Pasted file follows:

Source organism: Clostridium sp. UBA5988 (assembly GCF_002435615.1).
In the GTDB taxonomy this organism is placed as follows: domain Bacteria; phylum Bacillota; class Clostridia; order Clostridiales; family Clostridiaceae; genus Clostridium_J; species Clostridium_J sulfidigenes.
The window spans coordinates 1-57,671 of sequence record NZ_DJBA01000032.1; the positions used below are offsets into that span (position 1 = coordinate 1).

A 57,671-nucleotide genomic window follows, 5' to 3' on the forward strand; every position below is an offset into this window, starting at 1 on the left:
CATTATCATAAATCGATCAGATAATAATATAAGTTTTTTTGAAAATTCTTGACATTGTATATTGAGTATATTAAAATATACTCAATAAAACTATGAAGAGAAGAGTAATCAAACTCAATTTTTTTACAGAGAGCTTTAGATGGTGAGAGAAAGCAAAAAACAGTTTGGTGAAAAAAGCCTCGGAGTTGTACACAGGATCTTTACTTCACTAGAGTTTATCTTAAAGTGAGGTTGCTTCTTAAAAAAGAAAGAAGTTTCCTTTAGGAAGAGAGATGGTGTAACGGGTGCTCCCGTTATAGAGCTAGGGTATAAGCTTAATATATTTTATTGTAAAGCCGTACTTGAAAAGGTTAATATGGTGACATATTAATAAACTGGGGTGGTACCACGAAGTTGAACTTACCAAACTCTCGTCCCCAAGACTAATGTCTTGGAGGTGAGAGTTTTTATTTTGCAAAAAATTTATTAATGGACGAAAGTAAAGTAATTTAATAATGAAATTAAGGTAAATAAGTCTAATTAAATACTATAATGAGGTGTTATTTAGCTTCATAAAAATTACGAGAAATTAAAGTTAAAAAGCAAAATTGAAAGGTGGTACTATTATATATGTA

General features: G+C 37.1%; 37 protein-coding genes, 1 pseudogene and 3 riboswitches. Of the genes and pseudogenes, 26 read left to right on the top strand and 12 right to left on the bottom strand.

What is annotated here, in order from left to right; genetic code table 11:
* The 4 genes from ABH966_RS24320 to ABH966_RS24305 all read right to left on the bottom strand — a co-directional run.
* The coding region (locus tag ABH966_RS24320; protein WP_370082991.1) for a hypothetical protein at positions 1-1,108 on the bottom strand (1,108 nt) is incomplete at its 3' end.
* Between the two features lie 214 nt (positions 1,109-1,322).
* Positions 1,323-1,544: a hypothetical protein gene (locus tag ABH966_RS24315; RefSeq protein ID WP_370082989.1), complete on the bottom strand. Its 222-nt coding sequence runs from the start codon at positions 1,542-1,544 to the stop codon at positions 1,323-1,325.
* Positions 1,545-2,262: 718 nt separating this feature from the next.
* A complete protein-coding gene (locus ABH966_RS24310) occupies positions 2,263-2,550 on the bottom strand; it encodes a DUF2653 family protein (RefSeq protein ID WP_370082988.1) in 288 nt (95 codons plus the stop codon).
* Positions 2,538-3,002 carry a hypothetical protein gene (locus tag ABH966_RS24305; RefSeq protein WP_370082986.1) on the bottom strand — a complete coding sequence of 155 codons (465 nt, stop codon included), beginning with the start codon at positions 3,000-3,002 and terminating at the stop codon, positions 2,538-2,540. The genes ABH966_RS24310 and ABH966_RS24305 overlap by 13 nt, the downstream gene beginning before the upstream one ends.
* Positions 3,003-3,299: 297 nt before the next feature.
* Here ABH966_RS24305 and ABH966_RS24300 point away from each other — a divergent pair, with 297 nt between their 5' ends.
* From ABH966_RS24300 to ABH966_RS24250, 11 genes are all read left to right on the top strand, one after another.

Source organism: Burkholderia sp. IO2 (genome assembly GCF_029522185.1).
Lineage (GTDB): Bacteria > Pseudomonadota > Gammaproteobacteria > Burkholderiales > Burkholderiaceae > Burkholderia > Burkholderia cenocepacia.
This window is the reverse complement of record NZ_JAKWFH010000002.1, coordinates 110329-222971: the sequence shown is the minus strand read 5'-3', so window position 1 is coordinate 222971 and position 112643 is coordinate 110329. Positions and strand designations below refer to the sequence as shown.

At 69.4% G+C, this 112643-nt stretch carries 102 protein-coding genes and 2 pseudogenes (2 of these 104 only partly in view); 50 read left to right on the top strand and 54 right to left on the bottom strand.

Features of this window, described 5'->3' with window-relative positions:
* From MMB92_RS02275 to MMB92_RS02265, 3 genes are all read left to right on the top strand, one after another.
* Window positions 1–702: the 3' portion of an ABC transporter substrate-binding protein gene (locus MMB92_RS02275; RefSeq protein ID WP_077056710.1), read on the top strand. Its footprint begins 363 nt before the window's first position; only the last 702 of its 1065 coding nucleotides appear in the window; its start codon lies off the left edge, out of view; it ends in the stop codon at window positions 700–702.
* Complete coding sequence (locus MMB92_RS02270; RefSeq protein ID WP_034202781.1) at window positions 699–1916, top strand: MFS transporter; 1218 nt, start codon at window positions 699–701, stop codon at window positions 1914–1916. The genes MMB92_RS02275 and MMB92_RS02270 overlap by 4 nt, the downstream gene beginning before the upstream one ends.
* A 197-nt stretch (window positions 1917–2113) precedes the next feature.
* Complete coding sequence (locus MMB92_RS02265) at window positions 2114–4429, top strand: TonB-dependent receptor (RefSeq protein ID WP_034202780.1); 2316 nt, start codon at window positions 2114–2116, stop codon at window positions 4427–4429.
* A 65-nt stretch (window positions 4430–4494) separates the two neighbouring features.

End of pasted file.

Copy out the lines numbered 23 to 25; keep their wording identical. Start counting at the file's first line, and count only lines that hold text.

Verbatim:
* From MMB92_RS02275 to MMB92_RS02265, 3 genes are all read left to right on the top strand, one after another.
* Window positions 1–702: the 3' portion of an ABC transporter substrate-binding protein gene (locus MMB92_RS02275; RefSeq protein ID WP_077056710.1), read on the top strand. Its footprint begins 363 nt before the window's first position; only the last 702 of its 1065 coding nucleotides appear in the window; its start codon lies off the left edge, out of view; it ends in the stop codon at window positions 700–702.
* Complete coding sequence (locus MMB92_RS02270; RefSeq protein ID WP_034202781.1) at window positions 699–1916, top strand: MFS transporter; 1218 nt, start codon at window positions 699–701, stop codon at window positions 1914–1916. The genes MMB92_RS02275 and MMB92_RS02270 overlap by 4 nt, the downstream gene beginning before the upstream one ends.